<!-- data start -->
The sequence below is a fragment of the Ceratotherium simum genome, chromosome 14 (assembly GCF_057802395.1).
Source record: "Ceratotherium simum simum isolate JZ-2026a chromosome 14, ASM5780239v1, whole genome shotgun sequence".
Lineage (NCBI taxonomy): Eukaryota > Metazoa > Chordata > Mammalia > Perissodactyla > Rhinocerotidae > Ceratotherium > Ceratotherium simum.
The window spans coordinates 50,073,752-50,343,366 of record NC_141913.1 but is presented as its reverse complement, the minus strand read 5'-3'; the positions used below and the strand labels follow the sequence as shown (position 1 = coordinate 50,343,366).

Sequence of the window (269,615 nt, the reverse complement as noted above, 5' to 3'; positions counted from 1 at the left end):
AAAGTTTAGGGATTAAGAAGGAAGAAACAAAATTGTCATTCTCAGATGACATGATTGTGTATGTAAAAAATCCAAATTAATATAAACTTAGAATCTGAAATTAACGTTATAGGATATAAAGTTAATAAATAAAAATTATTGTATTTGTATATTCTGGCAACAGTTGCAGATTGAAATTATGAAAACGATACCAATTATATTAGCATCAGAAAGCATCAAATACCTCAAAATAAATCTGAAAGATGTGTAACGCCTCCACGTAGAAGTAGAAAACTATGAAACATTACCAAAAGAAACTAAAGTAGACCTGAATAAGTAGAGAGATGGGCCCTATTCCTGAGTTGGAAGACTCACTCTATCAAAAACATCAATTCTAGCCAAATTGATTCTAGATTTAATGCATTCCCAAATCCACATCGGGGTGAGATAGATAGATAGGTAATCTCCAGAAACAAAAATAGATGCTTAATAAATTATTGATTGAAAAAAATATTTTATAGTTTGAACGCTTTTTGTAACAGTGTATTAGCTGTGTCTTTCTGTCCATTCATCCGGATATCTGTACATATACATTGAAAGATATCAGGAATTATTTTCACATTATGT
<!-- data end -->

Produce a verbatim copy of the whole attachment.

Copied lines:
The sequence below is a fragment of the Ceratotherium simum genome, chromosome 14 (assembly GCF_057802395.1).
Source record: "Ceratotherium simum simum isolate JZ-2026a chromosome 14, ASM5780239v1, whole genome shotgun sequence".
Lineage (NCBI taxonomy): Eukaryota > Metazoa > Chordata > Mammalia > Perissodactyla > Rhinocerotidae > Ceratotherium > Ceratotherium simum.
The window spans coordinates 50,073,752-50,343,366 of record NC_141913.1 but is presented as its reverse complement, the minus strand read 5'-3'; the positions used below and the strand labels follow the sequence as shown (position 1 = coordinate 50,343,366).

Sequence of the window (269,615 nt, the reverse complement as noted above, 5' to 3'; positions counted from 1 at the left end):
AAAGTTTAGGGATTAAGAAGGAAGAAACAAAATTGTCATTCTCAGATGACATGATTGTGTATGTAAAAAATCCAAATTAATATAAACTTAGAATCTGAAATTAACGTTATAGGATATAAAGTTAATAAATAAAAATTATTGTATTTGTATATTCTGGCAACAGTTGCAGATTGAAATTATGAAAACGATACCAATTATATTAGCATCAGAAAGCATCAAATACCTCAAAATAAATCTGAAAGATGTGTAACGCCTCCACGTAGAAGTAGAAAACTATGAAACATTACCAAAAGAAACTAAAGTAGACCTGAATAAGTAGAGAGATGGGCCCTATTCCTGAGTTGGAAGACTCACTCTATCAAAAACATCAATTCTAGCCAAATTGATTCTAGATTTAATGCATTCCCAAATCCACATCGGGGTGAGATAGATAGATAGGTAATCTCCAGAAACAAAAATAGATGCTTAATAAATTATTGATTGAAAAAAATATTTTATAGTTTGAACGCTTTTTGTAACAGTGTATTAGCTGTGTCTTTCTGTCCATTCATCCGGATATCTGTACATATACATTGAAAGATATCAGGAATTATTTTCACATTATGT